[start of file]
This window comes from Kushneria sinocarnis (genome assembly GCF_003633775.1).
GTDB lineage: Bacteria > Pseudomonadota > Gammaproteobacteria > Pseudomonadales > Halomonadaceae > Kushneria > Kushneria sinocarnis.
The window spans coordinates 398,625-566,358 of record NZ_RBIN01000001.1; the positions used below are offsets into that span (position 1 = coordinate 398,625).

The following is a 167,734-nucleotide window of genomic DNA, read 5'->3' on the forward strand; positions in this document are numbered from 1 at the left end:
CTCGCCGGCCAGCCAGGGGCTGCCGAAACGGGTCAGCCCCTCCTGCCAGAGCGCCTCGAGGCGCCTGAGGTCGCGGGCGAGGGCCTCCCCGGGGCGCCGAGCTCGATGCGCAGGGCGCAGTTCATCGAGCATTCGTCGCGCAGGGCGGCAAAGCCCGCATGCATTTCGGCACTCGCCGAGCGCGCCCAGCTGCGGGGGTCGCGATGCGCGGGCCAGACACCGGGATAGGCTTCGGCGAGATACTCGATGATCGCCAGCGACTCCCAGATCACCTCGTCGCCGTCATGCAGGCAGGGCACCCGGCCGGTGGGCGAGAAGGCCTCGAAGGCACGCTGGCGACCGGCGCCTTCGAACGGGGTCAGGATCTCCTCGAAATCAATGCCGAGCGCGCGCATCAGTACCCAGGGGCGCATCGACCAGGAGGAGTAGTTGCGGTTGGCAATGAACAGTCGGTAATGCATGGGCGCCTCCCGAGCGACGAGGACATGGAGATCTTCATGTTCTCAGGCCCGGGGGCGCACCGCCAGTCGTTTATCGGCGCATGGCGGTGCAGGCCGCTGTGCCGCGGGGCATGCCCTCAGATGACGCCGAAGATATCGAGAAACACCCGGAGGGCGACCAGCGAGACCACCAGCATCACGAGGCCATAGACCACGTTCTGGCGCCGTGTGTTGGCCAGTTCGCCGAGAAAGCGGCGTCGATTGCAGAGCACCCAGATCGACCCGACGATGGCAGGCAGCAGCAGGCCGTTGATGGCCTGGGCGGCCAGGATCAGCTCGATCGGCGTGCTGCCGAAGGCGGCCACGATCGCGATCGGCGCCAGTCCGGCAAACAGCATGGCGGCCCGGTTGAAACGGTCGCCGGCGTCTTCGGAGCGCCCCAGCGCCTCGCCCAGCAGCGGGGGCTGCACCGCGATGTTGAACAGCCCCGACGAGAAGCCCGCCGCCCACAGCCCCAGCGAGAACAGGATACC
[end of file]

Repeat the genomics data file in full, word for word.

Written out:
This window comes from Kushneria sinocarnis (genome assembly GCF_003633775.1).
GTDB lineage: Bacteria > Pseudomonadota > Gammaproteobacteria > Pseudomonadales > Halomonadaceae > Kushneria > Kushneria sinocarnis.
The window spans coordinates 398,625-566,358 of record NZ_RBIN01000001.1; the positions used below are offsets into that span (position 1 = coordinate 398,625).

The following is a 167,734-nucleotide window of genomic DNA, read 5'->3' on the forward strand; positions in this document are numbered from 1 at the left end:
CTCGCCGGCCAGCCAGGGGCTGCCGAAACGGGTCAGCCCCTCCTGCCAGAGCGCCTCGAGGCGCCTGAGGTCGCGGGCGAGGGCCTCCCCGGGGCGCCGAGCTCGATGCGCAGGGCGCAGTTCATCGAGCATTCGTCGCGCAGGGCGGCAAAGCCCGCATGCATTTCGGCACTCGCCGAGCGCGCCCAGCTGCGGGGGTCGCGATGCGCGGGCCAGACACCGGGATAGGCTTCGGCGAGATACTCGATGATCGCCAGCGACTCCCAGATCACCTCGTCGCCGTCATGCAGGCAGGGCACCCGGCCGGTGGGCGAGAAGGCCTCGAAGGCACGCTGGCGACCGGCGCCTTCGAACGGGGTCAGGATCTCCTCGAAATCAATGCCGAGCGCGCGCATCAGTACCCAGGGGCGCATCGACCAGGAGGAGTAGTTGCGGTTGGCAATGAACAGTCGGTAATGCATGGGCGCCTCCCGAGCGACGAGGACATGGAGATCTTCATGTTCTCAGGCCCGGGGGCGCACCGCCAGTCGTTTATCGGCGCATGGCGGTGCAGGCCGCTGTGCCGCGGGGCATGCCCTCAGATGACGCCGAAGATATCGAGAAACACCCGGAGGGCGACCAGCGAGACCACCAGCATCACGAGGCCATAGACCACGTTCTGGCGCCGTGTGTTGGCCAGTTCGCCGAGAAAGCGGCGTCGATTGCAGAGCACCCAGATCGACCCGACGATGGCAGGCAGCAGCAGGCCGTTGATGGCCTGGGCGGCCAGGATCAGCTCGATCGGCGTGCTGCCGAAGGCGGCCACGATCGCGATCGGCGCCAGTCCGGCAAACAGCATGGCGGCCCGGTTGAAACGGTCGCCGGCGTCTTCGGAGCGCCCCAGCGCCTCGCCCAGCAGCGGGGGCTGCACCGCGATGTTGAACAGCCCCGACGAGAAGCCCGCCGCCCACAGCCCCAGCGAGAACAGGATACC